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Septuplets Doing Well--Parents Avoid Media Spotlight

The latest set of septuplets born last week, in Washington, DC, are doing well while their parents avoid the media spotlight. Two of the nurses who help care for the mother and her five new sons and two new daughters talked with the Early Show about their condition.

Lynette Philip is the nurse manager of labor and delivery and Dana Adamson is the nurse manager of neonatal intensive care.

How is the mother of the septuplets doing?

Lynette, who is in the most constant contact with the mother, says that she is doing very well physically. She is up and walking and is recovering as they had hoped. In terms of her emotional state, Lynette says that she is very hopeful when she talks about her babies and that "she has a smile on her face that only a mother could have."

She adds that when the mother checked into the hospital back at the end of June, Lynette was struck by her calmness: She was very serene. Lynette says that even as the days wore on, the mother remained extremely calm. She seemed to have a "real sense of faith," says Lynette, who adds that the mother has prayed four to five times daily throughout her stay.

Contrary to early reports, the mother was not released today and probably will remain in the hospital for a few more days. Lynette says that things are on a "wait and see" basis and that they are being extremely cautious: They don't want to send her home and then have to bring her back later.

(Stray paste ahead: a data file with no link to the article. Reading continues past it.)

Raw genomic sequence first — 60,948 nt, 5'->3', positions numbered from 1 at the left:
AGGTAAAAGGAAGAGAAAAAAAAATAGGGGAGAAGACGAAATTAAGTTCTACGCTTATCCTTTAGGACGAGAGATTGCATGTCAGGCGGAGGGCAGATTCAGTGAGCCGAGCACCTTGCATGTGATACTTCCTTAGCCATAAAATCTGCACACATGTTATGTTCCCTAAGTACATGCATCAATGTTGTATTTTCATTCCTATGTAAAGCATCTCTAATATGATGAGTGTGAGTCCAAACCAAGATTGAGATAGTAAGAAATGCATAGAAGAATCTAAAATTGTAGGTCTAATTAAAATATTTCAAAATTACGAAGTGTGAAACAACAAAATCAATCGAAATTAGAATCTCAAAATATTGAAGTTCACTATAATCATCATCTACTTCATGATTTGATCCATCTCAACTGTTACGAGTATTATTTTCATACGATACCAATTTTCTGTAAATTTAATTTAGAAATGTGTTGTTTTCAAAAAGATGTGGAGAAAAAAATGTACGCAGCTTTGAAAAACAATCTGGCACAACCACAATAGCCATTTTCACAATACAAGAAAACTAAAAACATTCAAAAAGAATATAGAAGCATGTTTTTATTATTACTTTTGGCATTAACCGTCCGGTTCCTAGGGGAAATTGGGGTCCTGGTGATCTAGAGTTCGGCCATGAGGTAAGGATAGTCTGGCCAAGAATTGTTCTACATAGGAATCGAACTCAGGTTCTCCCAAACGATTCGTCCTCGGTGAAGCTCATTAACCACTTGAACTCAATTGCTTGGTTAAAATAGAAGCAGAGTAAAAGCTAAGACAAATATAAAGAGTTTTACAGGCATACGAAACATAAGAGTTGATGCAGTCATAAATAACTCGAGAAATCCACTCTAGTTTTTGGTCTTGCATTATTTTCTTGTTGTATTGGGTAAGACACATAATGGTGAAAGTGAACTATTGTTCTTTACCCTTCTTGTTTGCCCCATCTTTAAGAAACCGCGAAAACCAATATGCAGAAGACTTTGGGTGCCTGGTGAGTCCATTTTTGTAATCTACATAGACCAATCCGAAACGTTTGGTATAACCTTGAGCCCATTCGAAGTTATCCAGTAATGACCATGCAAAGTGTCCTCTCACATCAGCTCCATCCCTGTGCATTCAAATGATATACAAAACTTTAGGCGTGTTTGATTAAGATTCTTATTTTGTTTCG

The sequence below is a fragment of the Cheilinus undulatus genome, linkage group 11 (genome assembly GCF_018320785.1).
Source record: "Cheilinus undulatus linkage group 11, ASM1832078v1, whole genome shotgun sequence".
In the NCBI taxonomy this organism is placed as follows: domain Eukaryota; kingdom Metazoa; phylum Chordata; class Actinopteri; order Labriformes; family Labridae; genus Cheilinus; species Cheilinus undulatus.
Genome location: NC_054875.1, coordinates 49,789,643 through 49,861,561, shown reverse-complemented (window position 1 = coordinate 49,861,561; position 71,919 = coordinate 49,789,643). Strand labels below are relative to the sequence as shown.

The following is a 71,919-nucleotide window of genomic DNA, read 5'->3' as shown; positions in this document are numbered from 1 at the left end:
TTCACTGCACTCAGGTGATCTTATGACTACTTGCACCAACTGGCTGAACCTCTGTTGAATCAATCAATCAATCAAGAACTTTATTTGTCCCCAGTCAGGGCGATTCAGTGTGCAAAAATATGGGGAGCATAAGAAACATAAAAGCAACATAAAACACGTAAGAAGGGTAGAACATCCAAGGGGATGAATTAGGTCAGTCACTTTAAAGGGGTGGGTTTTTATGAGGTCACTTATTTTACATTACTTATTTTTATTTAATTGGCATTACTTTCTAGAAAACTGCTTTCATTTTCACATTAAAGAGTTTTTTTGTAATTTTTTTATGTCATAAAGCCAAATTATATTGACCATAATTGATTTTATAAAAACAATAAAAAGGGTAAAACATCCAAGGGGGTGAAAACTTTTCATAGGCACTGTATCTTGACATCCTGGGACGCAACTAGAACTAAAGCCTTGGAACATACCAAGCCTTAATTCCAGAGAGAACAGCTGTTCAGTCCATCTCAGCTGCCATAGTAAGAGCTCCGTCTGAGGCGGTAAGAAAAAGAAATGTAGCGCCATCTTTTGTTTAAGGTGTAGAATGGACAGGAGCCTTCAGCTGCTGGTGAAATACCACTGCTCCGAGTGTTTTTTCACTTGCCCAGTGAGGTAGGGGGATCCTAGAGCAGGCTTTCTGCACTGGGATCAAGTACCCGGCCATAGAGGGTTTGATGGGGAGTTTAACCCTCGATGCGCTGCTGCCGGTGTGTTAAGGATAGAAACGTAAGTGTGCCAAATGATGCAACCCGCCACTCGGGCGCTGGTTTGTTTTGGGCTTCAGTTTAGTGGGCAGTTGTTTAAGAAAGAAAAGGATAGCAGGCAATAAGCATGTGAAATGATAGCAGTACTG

While in the hospital the mother is visiting the babies as much as possible--holding their hands and talking to them. She has held all but one of them (the one who remains on a respirator full-time).

How has the father held up?

Lynette and Dana say that he has been very supportive and very protective of both his wife and children. They say that he has essentially put his life on hold at the moment in order to care for his them. While he has mentioned the two children he and his wife lost, he seems optimistic about the fate of these seven.

He has not brought the babies' older brother to visit them as of yet.

How are the babies?

Dana, who supervises all of the nurses who care directly for the babies, says that they are progressing well. She is quick to point out that with any baby born this early and this small, things are monitored on a day-to-day basis.

At the moment they are sleeping a lot, though one boy is described as a real "spitfire." Lynette and Dana say that he is very vocal about what he does and does not like!

While it is impossible to predict exactly when the babies will go home, the estimate is about 2 months. The nurses say that the criteria they use include that the baby maintain his/her temperature in an open crib, is feeding well, and is gaining weight.

Were the nurses surprised at how healthy the babies were at birth?

On the big night, Lynette was in the delivery room when the baby was born, and Dana was coordinating movinthe babies in the nursery. They say that while they had a sense of how big the babies would be when they were delivered, they were excited that they all appeared so healthy and full of life as they were taken from the delivery room to the nursery. Each baby was crying, which they say was a great sign!

How is the staff holding up?

According to Dana, the mood is pretty much business as usual--now that this long anticipated event has occurred. Lynette adds that this event was "just another day--with a couple more babies!"

They both believe that it was the immense planning and dedication of the staff that has made everything run so smoothly.
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